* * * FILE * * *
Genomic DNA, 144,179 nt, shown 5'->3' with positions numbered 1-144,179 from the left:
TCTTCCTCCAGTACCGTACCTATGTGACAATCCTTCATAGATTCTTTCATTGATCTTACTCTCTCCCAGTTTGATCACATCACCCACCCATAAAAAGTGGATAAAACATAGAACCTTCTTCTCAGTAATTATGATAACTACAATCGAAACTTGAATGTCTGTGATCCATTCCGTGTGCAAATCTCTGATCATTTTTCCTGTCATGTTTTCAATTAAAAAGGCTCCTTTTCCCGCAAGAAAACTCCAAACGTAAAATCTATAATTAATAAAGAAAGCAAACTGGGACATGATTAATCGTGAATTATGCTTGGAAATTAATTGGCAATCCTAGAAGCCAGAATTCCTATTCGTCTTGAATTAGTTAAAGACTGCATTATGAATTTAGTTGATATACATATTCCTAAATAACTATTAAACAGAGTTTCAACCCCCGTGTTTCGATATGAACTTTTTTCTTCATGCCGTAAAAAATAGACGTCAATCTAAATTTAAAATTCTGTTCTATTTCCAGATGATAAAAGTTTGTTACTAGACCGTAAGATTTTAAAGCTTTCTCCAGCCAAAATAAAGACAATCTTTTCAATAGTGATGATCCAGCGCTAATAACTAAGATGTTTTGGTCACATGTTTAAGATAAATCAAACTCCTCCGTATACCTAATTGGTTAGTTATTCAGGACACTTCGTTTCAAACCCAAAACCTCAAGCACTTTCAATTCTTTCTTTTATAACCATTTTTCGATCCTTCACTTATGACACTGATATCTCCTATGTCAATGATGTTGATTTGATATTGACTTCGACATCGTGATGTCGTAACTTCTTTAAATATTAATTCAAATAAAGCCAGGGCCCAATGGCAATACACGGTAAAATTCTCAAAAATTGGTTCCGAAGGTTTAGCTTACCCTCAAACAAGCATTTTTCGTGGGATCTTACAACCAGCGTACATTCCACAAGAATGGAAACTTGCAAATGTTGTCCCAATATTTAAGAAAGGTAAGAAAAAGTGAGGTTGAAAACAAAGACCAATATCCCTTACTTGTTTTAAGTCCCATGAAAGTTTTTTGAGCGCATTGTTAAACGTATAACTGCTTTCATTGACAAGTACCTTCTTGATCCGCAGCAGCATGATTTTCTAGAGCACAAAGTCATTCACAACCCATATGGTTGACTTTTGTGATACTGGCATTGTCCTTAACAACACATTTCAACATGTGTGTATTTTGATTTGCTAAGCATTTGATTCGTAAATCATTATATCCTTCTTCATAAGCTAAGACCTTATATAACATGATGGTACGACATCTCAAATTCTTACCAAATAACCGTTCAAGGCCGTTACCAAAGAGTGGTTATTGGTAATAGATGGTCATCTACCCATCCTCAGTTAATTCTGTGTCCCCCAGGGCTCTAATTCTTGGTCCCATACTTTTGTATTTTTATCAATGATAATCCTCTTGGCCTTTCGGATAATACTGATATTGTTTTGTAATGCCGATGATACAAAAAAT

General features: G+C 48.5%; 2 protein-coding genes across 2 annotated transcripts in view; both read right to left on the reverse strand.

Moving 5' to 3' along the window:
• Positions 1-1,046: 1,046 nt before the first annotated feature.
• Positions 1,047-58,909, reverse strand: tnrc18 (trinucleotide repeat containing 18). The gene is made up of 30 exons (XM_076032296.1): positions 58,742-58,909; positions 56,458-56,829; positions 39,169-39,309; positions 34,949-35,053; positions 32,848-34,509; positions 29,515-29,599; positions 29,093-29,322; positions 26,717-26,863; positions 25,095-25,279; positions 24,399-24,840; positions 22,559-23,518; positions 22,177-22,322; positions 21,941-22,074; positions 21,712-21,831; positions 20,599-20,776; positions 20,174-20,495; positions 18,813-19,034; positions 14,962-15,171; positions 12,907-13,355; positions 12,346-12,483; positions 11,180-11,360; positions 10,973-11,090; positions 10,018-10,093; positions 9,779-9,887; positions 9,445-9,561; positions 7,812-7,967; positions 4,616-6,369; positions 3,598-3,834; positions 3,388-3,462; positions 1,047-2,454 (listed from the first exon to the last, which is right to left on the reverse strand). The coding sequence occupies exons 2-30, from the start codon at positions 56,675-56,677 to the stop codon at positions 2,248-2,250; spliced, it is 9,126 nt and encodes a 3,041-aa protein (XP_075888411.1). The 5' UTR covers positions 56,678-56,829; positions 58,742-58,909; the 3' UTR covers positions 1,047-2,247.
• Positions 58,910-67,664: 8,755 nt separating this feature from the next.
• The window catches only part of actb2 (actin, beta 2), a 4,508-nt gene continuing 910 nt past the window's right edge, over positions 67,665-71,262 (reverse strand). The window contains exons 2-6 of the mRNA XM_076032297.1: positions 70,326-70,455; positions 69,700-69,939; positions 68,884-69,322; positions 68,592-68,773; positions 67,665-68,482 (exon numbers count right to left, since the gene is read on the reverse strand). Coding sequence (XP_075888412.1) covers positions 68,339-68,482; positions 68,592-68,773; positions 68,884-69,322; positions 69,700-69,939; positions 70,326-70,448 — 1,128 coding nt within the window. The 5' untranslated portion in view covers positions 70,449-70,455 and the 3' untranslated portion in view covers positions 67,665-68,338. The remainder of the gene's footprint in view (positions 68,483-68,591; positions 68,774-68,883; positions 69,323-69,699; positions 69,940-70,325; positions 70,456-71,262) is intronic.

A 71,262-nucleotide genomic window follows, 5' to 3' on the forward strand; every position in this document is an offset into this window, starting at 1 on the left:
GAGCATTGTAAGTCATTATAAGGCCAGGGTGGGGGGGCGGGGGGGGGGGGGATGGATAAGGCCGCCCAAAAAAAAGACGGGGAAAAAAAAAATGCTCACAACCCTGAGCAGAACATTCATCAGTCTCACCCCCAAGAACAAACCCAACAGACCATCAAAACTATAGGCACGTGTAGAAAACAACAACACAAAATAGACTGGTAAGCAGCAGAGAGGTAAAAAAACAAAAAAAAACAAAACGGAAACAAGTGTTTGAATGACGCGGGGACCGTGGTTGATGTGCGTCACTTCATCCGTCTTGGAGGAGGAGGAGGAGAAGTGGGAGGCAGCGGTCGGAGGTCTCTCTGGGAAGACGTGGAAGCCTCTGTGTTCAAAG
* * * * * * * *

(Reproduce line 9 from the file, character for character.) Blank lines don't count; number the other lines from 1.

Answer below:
A 71,262-nucleotide genomic window follows, 5' to 3' on the forward strand; every position in this document is an offset into this window, starting at 1 on the left: